In this process the sheets are first printed with a tacky colorless ink, and then dusted with bronze powder which adheres to the printed image. Gold bronze powder is made from copper, brass and zinc alloy. Once the dusted bronze powder on the print gets dried, it is then lightly burnished to smoother and brighten the bronze and the loose left over bronze powder is cleaned off from the sheet. Small work can be bronzed by hand, but the work must be carried out under vacuum. Bronzing machines are also available for production of large quantities.
12. Butt Register : A technical term also called Kiss register where two images perfectly remain in register side by side or one above other without showing even a hairline break. In this printing process two different colored images sit side by side very closely, but they neither overlap nor a hairline space can be seen in between them. This term is actually extensively used in screen printing process.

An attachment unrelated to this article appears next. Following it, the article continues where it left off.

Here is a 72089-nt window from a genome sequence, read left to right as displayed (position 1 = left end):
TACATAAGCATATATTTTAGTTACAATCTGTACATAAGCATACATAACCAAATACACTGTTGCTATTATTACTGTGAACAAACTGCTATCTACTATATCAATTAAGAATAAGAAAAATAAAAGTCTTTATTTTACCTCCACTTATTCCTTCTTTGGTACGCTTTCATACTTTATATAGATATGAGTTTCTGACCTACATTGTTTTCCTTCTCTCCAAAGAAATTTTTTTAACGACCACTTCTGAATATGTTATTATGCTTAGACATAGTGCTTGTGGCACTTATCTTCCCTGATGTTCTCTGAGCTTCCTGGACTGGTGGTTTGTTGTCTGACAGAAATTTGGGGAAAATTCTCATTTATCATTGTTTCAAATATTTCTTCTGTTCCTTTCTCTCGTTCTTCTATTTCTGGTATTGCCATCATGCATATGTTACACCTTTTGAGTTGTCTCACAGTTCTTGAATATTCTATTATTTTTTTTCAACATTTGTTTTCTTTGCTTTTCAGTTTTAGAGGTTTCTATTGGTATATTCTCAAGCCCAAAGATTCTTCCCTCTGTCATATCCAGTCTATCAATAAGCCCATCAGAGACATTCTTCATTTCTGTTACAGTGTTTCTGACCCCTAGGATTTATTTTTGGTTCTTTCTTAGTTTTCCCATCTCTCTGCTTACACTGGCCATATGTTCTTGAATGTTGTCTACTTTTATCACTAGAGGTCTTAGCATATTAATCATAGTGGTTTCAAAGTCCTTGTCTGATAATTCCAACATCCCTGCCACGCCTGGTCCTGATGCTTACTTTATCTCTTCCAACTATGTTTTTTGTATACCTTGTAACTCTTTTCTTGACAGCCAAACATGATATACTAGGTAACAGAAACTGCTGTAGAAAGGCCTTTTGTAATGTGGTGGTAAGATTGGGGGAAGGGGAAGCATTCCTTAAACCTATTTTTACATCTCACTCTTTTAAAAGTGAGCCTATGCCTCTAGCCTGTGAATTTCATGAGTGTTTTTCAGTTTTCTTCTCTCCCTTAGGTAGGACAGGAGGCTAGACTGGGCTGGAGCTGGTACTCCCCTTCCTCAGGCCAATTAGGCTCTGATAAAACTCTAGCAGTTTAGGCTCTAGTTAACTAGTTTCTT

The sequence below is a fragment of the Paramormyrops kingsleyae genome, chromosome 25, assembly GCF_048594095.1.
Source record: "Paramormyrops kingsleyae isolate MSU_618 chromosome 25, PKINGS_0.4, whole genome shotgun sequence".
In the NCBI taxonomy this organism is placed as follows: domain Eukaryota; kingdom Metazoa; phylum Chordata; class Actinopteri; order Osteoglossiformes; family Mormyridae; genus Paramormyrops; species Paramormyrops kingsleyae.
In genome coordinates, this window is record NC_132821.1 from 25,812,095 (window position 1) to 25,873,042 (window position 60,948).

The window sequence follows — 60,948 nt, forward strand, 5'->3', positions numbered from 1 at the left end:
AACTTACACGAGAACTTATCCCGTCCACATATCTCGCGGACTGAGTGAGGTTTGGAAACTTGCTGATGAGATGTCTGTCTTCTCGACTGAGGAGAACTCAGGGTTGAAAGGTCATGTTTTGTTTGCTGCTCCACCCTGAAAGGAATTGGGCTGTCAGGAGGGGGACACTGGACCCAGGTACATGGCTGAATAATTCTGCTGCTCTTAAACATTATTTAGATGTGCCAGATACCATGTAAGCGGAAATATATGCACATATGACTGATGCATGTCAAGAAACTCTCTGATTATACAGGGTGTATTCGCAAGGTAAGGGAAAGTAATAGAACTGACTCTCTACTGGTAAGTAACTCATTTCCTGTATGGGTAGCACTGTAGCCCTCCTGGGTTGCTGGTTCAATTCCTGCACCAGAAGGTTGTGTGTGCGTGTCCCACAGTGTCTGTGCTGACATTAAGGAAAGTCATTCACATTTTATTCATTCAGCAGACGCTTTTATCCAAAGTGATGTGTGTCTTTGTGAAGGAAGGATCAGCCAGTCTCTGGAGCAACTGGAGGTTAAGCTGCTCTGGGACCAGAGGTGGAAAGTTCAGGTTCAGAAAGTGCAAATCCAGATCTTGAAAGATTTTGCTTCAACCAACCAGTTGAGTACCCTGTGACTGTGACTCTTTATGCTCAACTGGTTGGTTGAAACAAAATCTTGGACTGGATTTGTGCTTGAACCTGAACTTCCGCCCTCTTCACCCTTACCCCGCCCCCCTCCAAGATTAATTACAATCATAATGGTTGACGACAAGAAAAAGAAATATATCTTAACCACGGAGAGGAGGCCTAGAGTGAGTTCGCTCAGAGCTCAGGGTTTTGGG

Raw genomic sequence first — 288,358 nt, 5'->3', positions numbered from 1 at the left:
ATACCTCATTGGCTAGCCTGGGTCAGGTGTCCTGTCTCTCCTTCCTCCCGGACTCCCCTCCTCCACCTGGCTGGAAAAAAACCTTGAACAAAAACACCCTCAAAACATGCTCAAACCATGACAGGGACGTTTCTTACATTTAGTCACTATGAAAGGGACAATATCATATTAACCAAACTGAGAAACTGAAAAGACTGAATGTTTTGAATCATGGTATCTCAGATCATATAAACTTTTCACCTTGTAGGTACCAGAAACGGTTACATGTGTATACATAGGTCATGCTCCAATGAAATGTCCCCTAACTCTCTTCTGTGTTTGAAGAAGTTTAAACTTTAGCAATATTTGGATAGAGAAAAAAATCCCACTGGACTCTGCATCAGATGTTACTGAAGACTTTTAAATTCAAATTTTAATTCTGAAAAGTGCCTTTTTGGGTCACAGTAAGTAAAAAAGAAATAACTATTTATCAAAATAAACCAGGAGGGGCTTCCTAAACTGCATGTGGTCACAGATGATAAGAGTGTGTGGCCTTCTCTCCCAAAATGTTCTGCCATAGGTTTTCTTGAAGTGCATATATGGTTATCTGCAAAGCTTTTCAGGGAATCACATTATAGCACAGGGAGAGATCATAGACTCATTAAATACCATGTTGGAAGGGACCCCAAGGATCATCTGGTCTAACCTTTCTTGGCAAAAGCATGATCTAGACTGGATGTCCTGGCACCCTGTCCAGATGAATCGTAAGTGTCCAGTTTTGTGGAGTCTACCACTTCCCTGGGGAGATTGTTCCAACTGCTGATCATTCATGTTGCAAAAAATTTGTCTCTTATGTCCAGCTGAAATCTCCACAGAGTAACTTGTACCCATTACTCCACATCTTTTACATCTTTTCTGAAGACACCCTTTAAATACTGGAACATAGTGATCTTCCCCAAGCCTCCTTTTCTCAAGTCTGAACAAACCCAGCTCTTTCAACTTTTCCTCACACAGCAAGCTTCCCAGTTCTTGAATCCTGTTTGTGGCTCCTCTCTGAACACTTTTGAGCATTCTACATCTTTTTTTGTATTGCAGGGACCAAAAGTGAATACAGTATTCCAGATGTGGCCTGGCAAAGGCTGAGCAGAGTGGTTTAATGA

13. Bursting Strength: This is another important factor that indicates the strength of the paper. The burst test is frequently used as a general guide to test the strength of paper, solid board and corrugated board. Bursting strength is usually quoted in kPa which is Kilopascal. Kilopascal is a metric unit and equals to 1000 force of Newton per square meter. While many countries indicate this factor as Psi which means Pounds per square inch, others express them in kPa both of which are tested with two different apparatus. But both Psi and kPa factors can be converted to Psi to kPa and vice verse by a simple conversion factor which is 1 kPa = 0.145037738 Psi. Be aware that the burst factor is inter related with tensile strength of the paper which is another factor that determines the strength of paper stocks. (The Tensile Strength can be read under Para Tensile Strength)